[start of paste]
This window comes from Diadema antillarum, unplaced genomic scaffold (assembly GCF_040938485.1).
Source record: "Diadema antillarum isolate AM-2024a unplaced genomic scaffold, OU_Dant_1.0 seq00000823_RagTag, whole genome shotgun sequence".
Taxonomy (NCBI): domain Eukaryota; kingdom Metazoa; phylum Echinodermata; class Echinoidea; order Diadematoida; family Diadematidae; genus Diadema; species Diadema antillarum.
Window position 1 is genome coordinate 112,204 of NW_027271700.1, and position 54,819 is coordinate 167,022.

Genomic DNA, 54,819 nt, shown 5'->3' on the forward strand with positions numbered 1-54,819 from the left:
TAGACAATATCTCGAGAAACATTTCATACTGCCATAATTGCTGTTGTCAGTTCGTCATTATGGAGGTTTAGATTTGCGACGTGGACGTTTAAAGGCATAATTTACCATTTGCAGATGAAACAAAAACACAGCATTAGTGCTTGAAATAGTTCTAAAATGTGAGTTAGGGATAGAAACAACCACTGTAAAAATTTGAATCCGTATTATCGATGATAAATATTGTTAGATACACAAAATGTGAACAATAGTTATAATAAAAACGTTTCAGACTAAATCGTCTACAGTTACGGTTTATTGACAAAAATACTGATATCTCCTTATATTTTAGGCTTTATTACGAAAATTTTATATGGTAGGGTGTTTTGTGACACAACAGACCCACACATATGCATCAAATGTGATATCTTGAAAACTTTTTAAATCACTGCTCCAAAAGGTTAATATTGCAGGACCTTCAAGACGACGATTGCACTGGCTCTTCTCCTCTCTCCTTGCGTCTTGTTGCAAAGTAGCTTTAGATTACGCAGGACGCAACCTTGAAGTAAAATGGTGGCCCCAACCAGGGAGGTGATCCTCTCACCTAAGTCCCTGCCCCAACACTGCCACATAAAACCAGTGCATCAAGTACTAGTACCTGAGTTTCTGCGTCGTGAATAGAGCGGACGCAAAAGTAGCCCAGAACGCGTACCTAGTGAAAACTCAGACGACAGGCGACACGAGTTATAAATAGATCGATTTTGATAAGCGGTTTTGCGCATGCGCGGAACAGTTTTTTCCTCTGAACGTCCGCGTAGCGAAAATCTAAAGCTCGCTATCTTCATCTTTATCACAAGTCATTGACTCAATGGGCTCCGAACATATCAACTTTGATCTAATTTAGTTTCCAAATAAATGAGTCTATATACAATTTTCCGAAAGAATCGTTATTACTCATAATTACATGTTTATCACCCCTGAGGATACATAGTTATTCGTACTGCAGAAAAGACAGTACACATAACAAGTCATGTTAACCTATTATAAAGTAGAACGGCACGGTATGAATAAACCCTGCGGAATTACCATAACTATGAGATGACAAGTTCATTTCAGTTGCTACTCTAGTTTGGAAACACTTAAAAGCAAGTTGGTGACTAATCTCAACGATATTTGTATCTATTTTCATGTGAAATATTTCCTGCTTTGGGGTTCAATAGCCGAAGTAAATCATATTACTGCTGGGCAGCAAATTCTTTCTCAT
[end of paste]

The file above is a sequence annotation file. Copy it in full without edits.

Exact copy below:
This window comes from Diadema antillarum, unplaced genomic scaffold (assembly GCF_040938485.1).
Source record: "Diadema antillarum isolate AM-2024a unplaced genomic scaffold, OU_Dant_1.0 seq00000823_RagTag, whole genome shotgun sequence".
Taxonomy (NCBI): domain Eukaryota; kingdom Metazoa; phylum Echinodermata; class Echinoidea; order Diadematoida; family Diadematidae; genus Diadema; species Diadema antillarum.
Window position 1 is genome coordinate 112,204 of NW_027271700.1, and position 54,819 is coordinate 167,022.

Genomic DNA, 54,819 nt, shown 5'->3' on the forward strand with positions numbered 1-54,819 from the left:
TAGACAATATCTCGAGAAACATTTCATACTGCCATAATTGCTGTTGTCAGTTCGTCATTATGGAGGTTTAGATTTGCGACGTGGACGTTTAAAGGCATAATTTACCATTTGCAGATGAAACAAAAACACAGCATTAGTGCTTGAAATAGTTCTAAAATGTGAGTTAGGGATAGAAACAACCACTGTAAAAATTTGAATCCGTATTATCGATGATAAATATTGTTAGATACACAAAATGTGAACAATAGTTATAATAAAAACGTTTCAGACTAAATCGTCTACAGTTACGGTTTATTGACAAAAATACTGATATCTCCTTATATTTTAGGCTTTATTACGAAAATTTTATATGGTAGGGTGTTTTGTGACACAACAGACCCACACATATGCATCAAATGTGATATCTTGAAAACTTTTTAAATCACTGCTCCAAAAGGTTAATATTGCAGGACCTTCAAGACGACGATTGCACTGGCTCTTCTCCTCTCTCCTTGCGTCTTGTTGCAAAGTAGCTTTAGATTACGCAGGACGCAACCTTGAAGTAAAATGGTGGCCCCAACCAGGGAGGTGATCCTCTCACCTAAGTCCCTGCCCCAACACTGCCACATAAAACCAGTGCATCAAGTACTAGTACCTGAGTTTCTGCGTCGTGAATAGAGCGGACGCAAAAGTAGCCCAGAACGCGTACCTAGTGAAAACTCAGACGACAGGCGACACGAGTTATAAATAGATCGATTTTGATAAGCGGTTTTGCGCATGCGCGGAACAGTTTTTTCCTCTGAACGTCCGCGTAGCGAAAATCTAAAGCTCGCTATCTTCATCTTTATCACAAGTCATTGACTCAATGGGCTCCGAACATATCAACTTTGATCTAATTTAGTTTCCAAATAAATGAGTCTATATACAATTTTCCGAAAGAATCGTTATTACTCATAATTACATGTTTATCACCCCTGAGGATACATAGTTATTCGTACTGCAGAAAAGACAGTACACATAACAAGTCATGTTAACCTATTATAAAGTAGAACGGCACGGTATGAATAAACCCTGCGGAATTACCATAACTATGAGATGACAAGTTCATTTCAGTTGCTACTCTAGTTTGGAAACACTTAAAAGCAAGTTGGTGACTAATCTCAACGATATTTGTATCTATTTTCATGTGAAATATTTCCTGCTTTGGGGTTCAATAGCCGAAGTAAATCATATTACTGCTGGGCAGCAAATTCTTTCTCAT